You are reading 1 of 2 free-access articles allowed for 30 days
The latest figures from the HRB show an increase in the number of under 18s admitted to Irish psychiatric units and hospitals
A recently published report by the Health Research Board (HRB) on the 2019 activities of the 66 approved psychiatric units and hospitals in Ireland, shows an increase in the number of under 18-year-olds admitted, rising from 408 admissions in 2018 to 497 in 2019.
Of the total 2019 figure, 443 were admitted to dedicated child and adolescent psychiatric units (including private/independent ones), an increase from 324 in 2018. The remaining 54 were admitted to adult psychiatric units and hospitals, a decrease from 84 in 2018.
Depression (32 per cent, 157 admissions) remained the most common diagnosis among children in 2019, followed by neuroses (16 per cent), eating disorders (11 per cent) and schizophrenia (10 per cent).
Almost two-thirds (63 per cent) of admissions in under 18s in 2019 were first-ever admissions, however one independent/private and private charitable centre was unable to provide the order of admission (first-ever or re-admission) for 1,348 admissions and this affected 74 admissions for under 18s.
The majority, 65 per cent of all and 59 per cent of first-time admissions for under 18s, were female. Over a third, 37 per cent, of all admissions for under 18s were aged 17 years, 27 per cent were aged 16 years, 19 per cent were aged 15 years, 11 per cent were aged 14 years and a further 6 per cent were aged 13 years or younger.
Females accounted for 96 per cent of under 18s with a diagnosis of eating disorders (up from 85 per cent in 2018), 69 per cent of admissions with neuroses (up from 59 per cent in 2018) and 68 per cent of admissions with depressive disorders (up from 59 per cent in 2018).
Males accounted for 87 per cent (up from 57 per cent in 2018) of admissions with a diagnosis of other drug disorders (including mental and behavioural disorders due to psychoactive substance use (excluding mental and behavioural disorders due to use of alcohol)), 67 per cent of admissions with schizophrenia (up from 46 per cent in 2018), and 63 per cent of admissions with mania (up from 29 per cent in 2018).
According to Antoinette Daly, Research Officer at the HRB: “These latest figures are consistent with an overall increase in admissions among under 18s over the past decade. This increase could reflect an increase in the number of places, a real increase in admissions or a combination of both. It is good to see a decrease in admissions of under 18s to adult units, with a 67 per cent reduction in the number of children being admitted to adult units, from 163 in 2010 to 54 in 2019.
“Young females outnumber young males in most diagnostic categories, in particular for eating disorders, of which 96 per cent of admissions were female.”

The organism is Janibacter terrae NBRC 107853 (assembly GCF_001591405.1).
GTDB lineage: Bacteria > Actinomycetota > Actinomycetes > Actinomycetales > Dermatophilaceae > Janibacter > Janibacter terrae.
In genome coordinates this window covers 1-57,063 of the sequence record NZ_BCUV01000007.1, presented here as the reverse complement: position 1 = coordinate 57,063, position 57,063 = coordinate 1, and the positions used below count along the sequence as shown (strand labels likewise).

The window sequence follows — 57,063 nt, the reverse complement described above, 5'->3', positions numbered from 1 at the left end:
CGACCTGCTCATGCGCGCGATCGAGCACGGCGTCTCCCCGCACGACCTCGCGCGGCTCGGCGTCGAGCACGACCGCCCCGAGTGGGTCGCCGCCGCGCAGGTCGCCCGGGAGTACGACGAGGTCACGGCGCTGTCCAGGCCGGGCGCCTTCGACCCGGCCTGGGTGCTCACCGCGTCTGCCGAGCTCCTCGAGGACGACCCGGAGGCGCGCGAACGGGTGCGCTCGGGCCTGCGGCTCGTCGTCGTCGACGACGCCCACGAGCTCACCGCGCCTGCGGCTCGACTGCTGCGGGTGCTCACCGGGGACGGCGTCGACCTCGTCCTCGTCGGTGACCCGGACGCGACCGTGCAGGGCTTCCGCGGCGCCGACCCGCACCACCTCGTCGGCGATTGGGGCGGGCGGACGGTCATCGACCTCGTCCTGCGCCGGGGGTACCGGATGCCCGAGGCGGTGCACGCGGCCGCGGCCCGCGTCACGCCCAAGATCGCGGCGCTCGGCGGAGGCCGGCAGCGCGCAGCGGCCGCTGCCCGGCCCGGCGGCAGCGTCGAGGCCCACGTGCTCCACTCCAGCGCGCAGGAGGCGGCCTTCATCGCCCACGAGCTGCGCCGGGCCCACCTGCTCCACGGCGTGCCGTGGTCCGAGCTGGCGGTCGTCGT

Ms Daly said the figures indicate that, in general, people admitted to psychiatric units and hospitals in 2019 were more likely to be unemployed young adults with a depressive disorder. “However, these data also spotlight the importance of monitoring trends in psychiatric care across different sociodemographic groups. Admissions reporting no fixed abode, for instance, were more likely to be 35-44-year-old males with a diagnosis of schizophrenia or other drug disorders.”
Summary of key findings in 2019
Overall, there were 16,710 admissions to Irish psychiatric units and hospitals in 2019, a decrease from 17,000 in 2018.
Males accounted for just over half of all admissions (51 per cent).
The median age of admissions was 43. However, the 20–to-24 age group had the highest overall rate of admissions (568 admissions per 100,000).
Overall, admissions were more likely to be single, unemployed and diagnosed with a depressive disorder.
Schizophrenia, mania and neuroses were the second, third and fourth most common diagnoses, respectively.
A total of 2,351 admissions in 2019 were involuntary, an increase from 2,225 admissions in 2018.
A total of 297 admissions reported no fixed abode, a slight decrease from 306 in 2018.
Admissions reporting no fixed abode were more likely to be single males with a diagnosis of schizophrenia or other drug disorders.
Discharges and deaths in 2019 in under 18s
The vast majority, 85 per cent, of all admissions for under 18s in 2019 were discharged in 2019. Of those admitted and discharged in 2019, 18 per cent were discharged within one week of admission, 12 per cent were discharged within one to weeks of admissions, 20 per cent were discharged within two to four weeks, 43 per cent were discharged within one to three months and 8 per cent were discharged within three months to one year.
Child and adolescent units had the longest average length of stay, at 42.2 days (median 34 days), followed by general hospital psychiatric units at 13.4 days (median four days), psychiatric hospitals/continuing care units at 3.3 days (median four days) and independent/private and private charitable centres at 0.7 days (median one day).
Ms Daly commented: “A positive trend identified by the HRB is that length of stay has been declining considerably over the past decade, from an average of 82.7 days in 2010 to 64.2 days in 2019. This reflects the movement away from traditional psychiatric hospitals where lengths of stay are much longer, to general hospital psychiatric units and hospitals.”